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MULTIPLE GESTATION

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  1. incidence of twins is 1/80 and triplets 1/6400
  2. 2/3 of twins are dizygotic (i.e. fraternal)
  3. hereditary factors (on maternal side only) and fertility drugs/procedures affect the dizygotic twins rate only
  4. monozygous twinning occurs at a constant rate worldwide (1/250)
  5. determination of zygosity by number of placentas, thickness of membranes, sex, blood type
Classification of Twin Pregnancies

Monoamnionic Monochorionic (forked Cord)

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Monoamnionic Diamnionic Monochorionic

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Diamnionic Monochorionic

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Diamnionic Dichorionic (fused)

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Diamnionic Monochorionic Dichorionic (separated)

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Monoamnionic Monochorionic (Double Monster, one cord)

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Complications Associated with Multiple Gestation



Maternal
Maternal-Fetal
Fetal
1. hyperemesis gravidarum
2. DM
3. preeclampsia / PIH
4. PPH (uterine atony)
5. placental abruption
6. anemia (increased iron and folate needs) increased physiological stress on all systems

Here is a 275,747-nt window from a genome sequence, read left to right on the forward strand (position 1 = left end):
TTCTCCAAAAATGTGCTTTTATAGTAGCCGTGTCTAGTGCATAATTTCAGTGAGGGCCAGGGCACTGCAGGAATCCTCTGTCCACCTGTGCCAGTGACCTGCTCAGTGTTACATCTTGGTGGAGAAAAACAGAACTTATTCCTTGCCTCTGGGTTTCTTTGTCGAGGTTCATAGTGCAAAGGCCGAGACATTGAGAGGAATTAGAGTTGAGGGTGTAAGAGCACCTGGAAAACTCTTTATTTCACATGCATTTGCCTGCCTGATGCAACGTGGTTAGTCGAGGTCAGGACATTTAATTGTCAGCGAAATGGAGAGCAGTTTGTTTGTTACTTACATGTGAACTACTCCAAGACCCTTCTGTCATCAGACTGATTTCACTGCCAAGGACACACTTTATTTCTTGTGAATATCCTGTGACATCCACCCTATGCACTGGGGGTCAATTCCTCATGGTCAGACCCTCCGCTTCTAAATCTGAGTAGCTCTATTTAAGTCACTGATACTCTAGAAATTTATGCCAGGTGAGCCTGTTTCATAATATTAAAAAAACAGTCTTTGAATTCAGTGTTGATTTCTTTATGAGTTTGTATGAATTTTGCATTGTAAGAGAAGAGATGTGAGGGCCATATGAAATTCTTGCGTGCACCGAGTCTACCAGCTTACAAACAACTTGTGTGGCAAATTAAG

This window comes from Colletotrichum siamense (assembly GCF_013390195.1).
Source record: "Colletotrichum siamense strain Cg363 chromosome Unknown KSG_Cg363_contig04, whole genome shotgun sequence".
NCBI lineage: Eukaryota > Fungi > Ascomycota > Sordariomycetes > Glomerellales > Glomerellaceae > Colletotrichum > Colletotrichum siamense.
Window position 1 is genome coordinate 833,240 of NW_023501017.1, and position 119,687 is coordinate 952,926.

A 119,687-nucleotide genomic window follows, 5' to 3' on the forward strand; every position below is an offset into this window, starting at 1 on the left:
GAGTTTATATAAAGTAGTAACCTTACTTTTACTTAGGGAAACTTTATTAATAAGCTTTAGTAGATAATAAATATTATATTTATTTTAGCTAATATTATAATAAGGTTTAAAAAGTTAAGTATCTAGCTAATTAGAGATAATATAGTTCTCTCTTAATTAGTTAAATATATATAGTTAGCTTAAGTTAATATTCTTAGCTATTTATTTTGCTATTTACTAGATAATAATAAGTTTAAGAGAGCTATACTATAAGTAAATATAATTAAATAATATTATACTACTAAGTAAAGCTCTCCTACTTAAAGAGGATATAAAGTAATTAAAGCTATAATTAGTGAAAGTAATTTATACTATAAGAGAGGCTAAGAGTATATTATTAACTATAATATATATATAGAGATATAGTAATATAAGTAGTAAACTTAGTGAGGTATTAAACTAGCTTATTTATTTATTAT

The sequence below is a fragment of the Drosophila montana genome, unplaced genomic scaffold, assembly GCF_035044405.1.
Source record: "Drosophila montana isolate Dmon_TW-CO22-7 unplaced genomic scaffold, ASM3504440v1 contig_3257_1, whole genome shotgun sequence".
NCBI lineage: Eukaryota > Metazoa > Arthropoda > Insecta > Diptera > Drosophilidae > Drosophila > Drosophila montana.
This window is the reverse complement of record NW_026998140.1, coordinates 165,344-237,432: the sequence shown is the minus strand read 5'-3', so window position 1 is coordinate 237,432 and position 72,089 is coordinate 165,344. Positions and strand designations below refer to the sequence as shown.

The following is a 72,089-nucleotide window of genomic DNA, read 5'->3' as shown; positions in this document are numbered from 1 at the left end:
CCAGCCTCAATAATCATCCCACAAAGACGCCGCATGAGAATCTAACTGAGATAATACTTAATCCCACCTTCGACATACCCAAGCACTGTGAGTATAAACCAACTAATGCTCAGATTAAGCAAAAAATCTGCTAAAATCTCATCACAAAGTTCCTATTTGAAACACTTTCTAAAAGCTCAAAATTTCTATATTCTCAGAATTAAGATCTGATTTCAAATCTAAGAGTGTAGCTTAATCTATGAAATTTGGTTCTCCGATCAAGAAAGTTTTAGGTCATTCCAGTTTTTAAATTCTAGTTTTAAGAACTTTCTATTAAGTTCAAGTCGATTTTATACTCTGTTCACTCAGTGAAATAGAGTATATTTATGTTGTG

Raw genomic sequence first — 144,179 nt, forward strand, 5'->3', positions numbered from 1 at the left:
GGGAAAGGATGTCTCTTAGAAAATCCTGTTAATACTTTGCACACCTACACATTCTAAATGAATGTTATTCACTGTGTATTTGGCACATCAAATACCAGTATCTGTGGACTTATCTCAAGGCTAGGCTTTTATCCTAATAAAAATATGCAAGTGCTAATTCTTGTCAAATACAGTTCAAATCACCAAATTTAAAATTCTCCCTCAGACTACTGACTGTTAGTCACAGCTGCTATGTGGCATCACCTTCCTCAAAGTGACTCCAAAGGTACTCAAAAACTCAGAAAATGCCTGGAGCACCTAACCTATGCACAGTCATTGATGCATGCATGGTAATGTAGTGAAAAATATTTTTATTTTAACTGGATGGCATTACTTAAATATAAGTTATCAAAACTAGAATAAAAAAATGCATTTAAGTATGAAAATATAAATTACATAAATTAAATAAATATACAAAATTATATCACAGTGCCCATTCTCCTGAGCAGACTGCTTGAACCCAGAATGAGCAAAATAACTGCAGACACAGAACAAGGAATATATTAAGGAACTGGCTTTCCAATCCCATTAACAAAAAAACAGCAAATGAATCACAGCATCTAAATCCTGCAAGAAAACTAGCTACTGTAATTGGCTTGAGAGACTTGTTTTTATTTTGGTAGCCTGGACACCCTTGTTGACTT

7. increased compressive symptoms
8. C-section
1. increased PROM / PTL
2. polyhydramnios
3. umbilical cord prolapse
4. placenta previa
1. prematurity*
2. IUGR
3. mal presentation
4. congenital anomalies
5. twin-twin transfusion (DA/MC)
6. increased perinatal morbidity and mortality
7. twin interlocking (win A breech, win B vertex)
8. single fetal demise


Management

  1. rest in T3
  2. increased antenatal surveillance
  3. close monitoring for growth (serial ultrasounds)
  4. vaginal examinations in third trimester to check for cervical dilatation
  5. may attempt vaginal delivery if twin A presents as vertex, otherwise C-section
  6. twin B should be delivered within 15-20 minutes after twin A (may be longer if FHR tracing adequate)

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MULTIPLE GESTATION MULTIPLE GESTATION Reviewed by Radiology Madeeasy on January 10, 2011 Rating: 5
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